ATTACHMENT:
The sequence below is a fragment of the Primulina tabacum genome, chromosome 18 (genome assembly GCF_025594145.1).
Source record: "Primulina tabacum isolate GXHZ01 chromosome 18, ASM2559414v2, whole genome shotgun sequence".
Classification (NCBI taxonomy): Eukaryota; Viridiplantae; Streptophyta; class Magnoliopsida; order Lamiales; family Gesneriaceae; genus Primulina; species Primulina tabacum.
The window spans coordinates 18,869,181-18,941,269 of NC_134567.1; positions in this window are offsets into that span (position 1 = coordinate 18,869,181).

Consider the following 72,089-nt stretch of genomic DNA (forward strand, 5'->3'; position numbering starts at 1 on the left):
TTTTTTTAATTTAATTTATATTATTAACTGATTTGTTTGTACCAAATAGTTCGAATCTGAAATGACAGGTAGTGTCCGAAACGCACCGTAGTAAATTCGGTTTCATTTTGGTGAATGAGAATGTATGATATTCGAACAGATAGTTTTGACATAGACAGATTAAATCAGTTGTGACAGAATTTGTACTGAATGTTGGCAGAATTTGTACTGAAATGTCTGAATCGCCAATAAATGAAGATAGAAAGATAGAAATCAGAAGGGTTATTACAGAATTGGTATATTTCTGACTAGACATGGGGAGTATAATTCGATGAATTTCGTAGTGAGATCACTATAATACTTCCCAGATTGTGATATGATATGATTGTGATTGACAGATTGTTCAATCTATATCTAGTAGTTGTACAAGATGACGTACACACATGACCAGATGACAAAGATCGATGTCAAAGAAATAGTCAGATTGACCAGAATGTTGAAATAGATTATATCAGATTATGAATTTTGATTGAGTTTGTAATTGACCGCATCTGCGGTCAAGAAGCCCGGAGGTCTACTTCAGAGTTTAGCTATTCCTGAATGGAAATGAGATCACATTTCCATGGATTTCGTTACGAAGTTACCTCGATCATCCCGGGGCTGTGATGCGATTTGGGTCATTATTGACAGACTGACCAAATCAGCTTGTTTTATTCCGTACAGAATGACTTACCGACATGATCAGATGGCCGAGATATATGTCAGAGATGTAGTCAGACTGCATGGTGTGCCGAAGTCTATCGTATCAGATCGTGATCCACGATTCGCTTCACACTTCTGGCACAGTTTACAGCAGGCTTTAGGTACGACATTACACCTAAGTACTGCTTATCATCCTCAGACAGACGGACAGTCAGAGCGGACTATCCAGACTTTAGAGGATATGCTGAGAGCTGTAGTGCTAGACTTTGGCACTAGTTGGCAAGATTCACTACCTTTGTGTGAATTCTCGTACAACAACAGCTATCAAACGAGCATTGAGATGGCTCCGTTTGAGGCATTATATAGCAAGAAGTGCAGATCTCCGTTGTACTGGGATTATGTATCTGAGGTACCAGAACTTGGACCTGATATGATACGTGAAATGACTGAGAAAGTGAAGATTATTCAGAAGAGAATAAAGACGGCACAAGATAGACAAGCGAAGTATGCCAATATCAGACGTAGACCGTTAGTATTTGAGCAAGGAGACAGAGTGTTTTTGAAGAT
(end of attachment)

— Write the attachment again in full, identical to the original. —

The sequence below is a fragment of the Primulina tabacum genome, chromosome 18 (genome assembly GCF_025594145.1).
Source record: "Primulina tabacum isolate GXHZ01 chromosome 18, ASM2559414v2, whole genome shotgun sequence".
Classification (NCBI taxonomy): Eukaryota; Viridiplantae; Streptophyta; class Magnoliopsida; order Lamiales; family Gesneriaceae; genus Primulina; species Primulina tabacum.
The window spans coordinates 18,869,181-18,941,269 of NC_134567.1; positions in this window are offsets into that span (position 1 = coordinate 18,869,181).

Consider the following 72,089-nt stretch of genomic DNA (forward strand, 5'->3'; position numbering starts at 1 on the left):
TTTTTTTAATTTAATTTATATTATTAACTGATTTGTTTGTACCAAATAGTTCGAATCTGAAATGACAGGTAGTGTCCGAAACGCACCGTAGTAAATTCGGTTTCATTTTGGTGAATGAGAATGTATGATATTCGAACAGATAGTTTTGACATAGACAGATTAAATCAGTTGTGACAGAATTTGTACTGAATGTTGGCAGAATTTGTACTGAAATGTCTGAATCGCCAATAAATGAAGATAGAAAGATAGAAATCAGAAGGGTTATTACAGAATTGGTATATTTCTGACTAGACATGGGGAGTATAATTCGATGAATTTCGTAGTGAGATCACTATAATACTTCCCAGATTGTGATATGATATGATTGTGATTGACAGATTGTTCAATCTATATCTAGTAGTTGTACAAGATGACGTACACACATGACCAGATGACAAAGATCGATGTCAAAGAAATAGTCAGATTGACCAGAATGTTGAAATAGATTATATCAGATTATGAATTTTGATTGAGTTTGTAATTGACCGCATCTGCGGTCAAGAAGCCCGGAGGTCTACTTCAGAGTTTAGCTATTCCTGAATGGAAATGAGATCACATTTCCATGGATTTCGTTACGAAGTTACCTCGATCATCCCGGGGCTGTGATGCGATTTGGGTCATTATTGACAGACTGACCAAATCAGCTTGTTTTATTCCGTACAGAATGACTTACCGACATGATCAGATGGCCGAGATATATGTCAGAGATGTAGTCAGACTGCATGGTGTGCCGAAGTCTATCGTATCAGATCGTGATCCACGATTCGCTTCACACTTCTGGCACAGTTTACAGCAGGCTTTAGGTACGACATTACACCTAAGTACTGCTTATCATCCTCAGACAGACGGACAGTCAGAGCGGACTATCCAGACTTTAGAGGATATGCTGAGAGCTGTAGTGCTAGACTTTGGCACTAGTTGGCAAGATTCACTACCTTTGTGTGAATTCTCGTACAACAACAGCTATCAAACGAGCATTGAGATGGCTCCGTTTGAGGCATTATATAGCAAGAAGTGCAGATCTCCGTTGTACTGGGATTATGTATCTGAGGTACCAGAACTTGGACCTGATATGATACGTGAAATGACTGAGAAAGTGAAGATTATTCAGAAGAGAATAAAGACGGCACAAGATAGACAAGCGAAGTATGCCAATATCAGACGTAGACCGTTAGTATTTGAGCAAGGAGACAGAGTGTTTTTGAAGAT